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Photo: Kris Krug, vis Flickr

Post by contributor Kate Getty

Writing an article on androgyny in fashion, I guess I didn’t realize just how personal it was for me. But, I mean, look at me. Obviously, I enjoy androgyny in fashion.

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See, I get sirred almost daily. I can tie a bowtie. I have 30. I have seven bolo ties. I don’t own a dress. When I was younger, I used to tell the neighbor boys, skateboard in hand, that when I grew up, I wanted to be a “working man.” I wore my father’s old Army jumpsuit. I played war. I burnt wine corks and gave myself goatees. I stole my brother’s Umbros and soccer shirts, and pretended to be Zack Morris. I never wanted to be Kelly Kapowski. And I never knew that wanting to dress this way was political. Or a trend. I didn’t know the word gender. I only knew that I hated itchy white tights, Laura Ashley floral and Sam & Libby’s. Tell me you remember Sam & Libby’s.

Finally though, the fashion world has caught up to me. Androgyny is now a new novelty placed on blurred gender lines. Androgyny is now “in-trend.” It is walking shows in New York Fashion Week. It is drag queens in every Marco Marco outfit on his runway. We, the gender-nonconforming, we have arrived. And now, there are clothing lines popping up in every major city that made men’s clothing or clothing somewhere in the middle for men and women who prefer the grey area between the hard lines of a man’s cut, and the darts of a woman’s. Something in the world is saying, fluidity between genders is here.

Which reminds me of this chant I heard at Santa Cruz’ pride parade, “We’re here. We’re queer. We’re not going shopping.”

Except, we are. We are going shopping.

And we’re actually finding clothing we would like, outfits designed with a more fluid gender expression in mind. There are models that look like me. Women in vests and ties. Tailored pants. There is fashion and clothes I would choose.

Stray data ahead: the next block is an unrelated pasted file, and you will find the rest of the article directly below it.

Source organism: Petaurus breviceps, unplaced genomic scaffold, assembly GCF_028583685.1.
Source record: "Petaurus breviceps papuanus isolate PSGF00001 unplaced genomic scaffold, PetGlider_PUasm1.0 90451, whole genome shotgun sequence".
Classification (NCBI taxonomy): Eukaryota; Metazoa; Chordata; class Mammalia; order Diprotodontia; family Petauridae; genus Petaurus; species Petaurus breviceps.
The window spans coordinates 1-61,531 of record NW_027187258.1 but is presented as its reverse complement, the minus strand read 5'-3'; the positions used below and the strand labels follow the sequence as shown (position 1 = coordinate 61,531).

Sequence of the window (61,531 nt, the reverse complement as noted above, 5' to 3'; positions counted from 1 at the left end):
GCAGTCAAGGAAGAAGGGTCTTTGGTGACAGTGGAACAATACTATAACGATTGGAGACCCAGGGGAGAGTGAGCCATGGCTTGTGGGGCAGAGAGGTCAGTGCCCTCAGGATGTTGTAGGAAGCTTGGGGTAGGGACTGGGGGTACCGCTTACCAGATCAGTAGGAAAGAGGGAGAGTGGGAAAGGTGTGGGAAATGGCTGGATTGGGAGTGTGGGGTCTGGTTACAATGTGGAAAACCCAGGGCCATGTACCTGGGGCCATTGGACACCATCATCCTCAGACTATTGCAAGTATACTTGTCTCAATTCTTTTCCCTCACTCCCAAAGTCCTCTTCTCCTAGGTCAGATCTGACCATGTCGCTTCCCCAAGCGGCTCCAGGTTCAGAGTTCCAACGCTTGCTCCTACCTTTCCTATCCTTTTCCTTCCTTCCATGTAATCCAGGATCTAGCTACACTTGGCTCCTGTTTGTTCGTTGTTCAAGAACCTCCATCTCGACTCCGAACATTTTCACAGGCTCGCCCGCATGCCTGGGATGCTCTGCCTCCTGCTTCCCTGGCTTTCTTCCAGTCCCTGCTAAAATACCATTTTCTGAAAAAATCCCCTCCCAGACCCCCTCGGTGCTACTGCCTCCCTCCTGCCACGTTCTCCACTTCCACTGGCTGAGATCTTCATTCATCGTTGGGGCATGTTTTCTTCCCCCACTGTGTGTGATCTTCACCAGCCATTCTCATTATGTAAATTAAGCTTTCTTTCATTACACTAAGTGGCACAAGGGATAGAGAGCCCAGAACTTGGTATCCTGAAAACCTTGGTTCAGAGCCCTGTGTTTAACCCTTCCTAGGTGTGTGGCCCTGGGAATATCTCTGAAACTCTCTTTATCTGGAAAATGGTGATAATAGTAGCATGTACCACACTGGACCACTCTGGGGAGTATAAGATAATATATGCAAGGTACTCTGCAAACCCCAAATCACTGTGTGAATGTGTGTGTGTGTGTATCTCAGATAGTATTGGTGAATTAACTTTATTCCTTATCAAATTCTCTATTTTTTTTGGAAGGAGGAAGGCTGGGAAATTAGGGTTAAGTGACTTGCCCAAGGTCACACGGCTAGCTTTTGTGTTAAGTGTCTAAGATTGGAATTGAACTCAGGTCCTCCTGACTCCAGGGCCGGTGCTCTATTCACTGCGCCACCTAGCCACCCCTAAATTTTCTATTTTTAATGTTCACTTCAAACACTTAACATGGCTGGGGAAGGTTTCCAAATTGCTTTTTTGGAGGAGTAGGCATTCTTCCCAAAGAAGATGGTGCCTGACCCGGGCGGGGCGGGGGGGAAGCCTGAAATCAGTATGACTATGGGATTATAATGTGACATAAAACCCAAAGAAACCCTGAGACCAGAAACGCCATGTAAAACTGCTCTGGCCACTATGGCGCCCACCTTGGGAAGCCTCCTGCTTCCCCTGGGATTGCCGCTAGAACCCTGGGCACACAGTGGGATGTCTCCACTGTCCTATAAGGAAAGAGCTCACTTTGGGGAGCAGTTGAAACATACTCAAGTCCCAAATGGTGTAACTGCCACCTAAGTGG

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Me, senior year, 2000.

But it hasn’t always been the case. I remember sneaking more boyish outfits to school in my backpack, and changing in the bathroom. I remember posing in my senior picture like all of the other girls, even making my mother pay extra for more soft focus. Yes, these were my choices, (and I lived in Kentucky) and other queers were bending norms, wearing ties, dating girls openly, being “weird.” But something held me back. It makes me wonder, in this day and age, would the fact that there are faces in the mainstream, a big thumbs up by the fashion worlds from New York to Paris for some gender-bending, would that make it easier for a kid like me to express themselves however they wanted?

I think so.

Because it’s 2013, and “androgyny in fashion” is a thing. A commodity. It’s something that is okay, sexualized, even; it’s something that corporations can applaud and sell, because now women can wear men’s clothing, now tailors can make “men’s” suits for women and make it an entire business. Because, right now, something is happening. And it isn’t only about gender.

Meet Casey Legler.

Casey Legler wearing Givenchy suit

Casey is a queer woman, a former French Olympic swimmer, an artist in New York City. And the first woman in history to be signed as exclusively a male model.

So brava, Ford. She’s hot. And she writes:

“This is about making space, making room and making things better. To limit this conversation to the (albeit salacious) red herring of gender is dangerous, careless and nothing short of ignorant…”